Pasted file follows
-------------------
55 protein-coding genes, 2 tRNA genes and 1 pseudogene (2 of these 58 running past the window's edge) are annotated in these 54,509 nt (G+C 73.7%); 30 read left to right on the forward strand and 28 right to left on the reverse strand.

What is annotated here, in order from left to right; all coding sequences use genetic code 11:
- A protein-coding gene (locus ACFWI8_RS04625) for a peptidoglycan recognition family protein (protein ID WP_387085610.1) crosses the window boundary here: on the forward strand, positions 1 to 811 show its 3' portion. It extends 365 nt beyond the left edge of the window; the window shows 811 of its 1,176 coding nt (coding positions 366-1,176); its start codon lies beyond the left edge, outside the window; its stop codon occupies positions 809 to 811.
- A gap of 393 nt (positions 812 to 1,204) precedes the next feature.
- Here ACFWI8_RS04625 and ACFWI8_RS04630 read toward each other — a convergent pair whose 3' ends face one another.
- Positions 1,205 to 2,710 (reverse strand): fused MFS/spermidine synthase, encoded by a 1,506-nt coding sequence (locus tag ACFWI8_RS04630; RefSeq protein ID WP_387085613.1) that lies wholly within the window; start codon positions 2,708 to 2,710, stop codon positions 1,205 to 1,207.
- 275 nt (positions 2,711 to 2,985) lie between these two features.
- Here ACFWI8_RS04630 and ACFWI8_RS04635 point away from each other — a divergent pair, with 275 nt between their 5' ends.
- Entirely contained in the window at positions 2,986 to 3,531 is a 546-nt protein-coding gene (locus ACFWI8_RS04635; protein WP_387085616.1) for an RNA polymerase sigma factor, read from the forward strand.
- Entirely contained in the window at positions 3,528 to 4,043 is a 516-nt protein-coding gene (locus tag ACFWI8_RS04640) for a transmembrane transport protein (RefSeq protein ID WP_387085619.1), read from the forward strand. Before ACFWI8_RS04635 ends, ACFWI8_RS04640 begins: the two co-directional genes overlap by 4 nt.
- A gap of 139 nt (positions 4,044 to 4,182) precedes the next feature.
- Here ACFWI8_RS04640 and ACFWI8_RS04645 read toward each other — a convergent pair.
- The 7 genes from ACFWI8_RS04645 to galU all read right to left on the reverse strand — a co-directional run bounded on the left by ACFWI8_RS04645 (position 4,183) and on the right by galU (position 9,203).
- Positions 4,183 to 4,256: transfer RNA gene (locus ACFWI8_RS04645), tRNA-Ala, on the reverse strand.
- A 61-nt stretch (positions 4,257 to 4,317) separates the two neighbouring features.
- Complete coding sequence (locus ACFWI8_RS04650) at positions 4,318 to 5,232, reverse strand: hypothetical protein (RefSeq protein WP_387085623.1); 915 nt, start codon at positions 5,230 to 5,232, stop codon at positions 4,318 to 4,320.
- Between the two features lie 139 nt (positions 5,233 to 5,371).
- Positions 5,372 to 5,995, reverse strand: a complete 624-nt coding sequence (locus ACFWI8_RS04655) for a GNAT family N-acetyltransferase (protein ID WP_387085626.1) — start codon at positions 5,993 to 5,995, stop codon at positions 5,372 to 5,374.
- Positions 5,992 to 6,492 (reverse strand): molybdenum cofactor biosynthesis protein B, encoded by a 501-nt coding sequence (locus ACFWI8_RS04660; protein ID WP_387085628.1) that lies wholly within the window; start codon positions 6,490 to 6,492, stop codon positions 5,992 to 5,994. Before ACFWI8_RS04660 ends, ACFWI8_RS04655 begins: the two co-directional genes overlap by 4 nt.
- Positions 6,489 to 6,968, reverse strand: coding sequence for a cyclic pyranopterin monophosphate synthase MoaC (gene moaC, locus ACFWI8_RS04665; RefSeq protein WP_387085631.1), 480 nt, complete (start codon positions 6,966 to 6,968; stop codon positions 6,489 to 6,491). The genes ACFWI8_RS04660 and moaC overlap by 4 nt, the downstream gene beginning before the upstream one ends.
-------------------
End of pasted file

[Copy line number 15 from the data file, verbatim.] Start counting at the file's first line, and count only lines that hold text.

- A 61-nt stretch (positions 4,257 to 4,317) separates the two neighbouring features.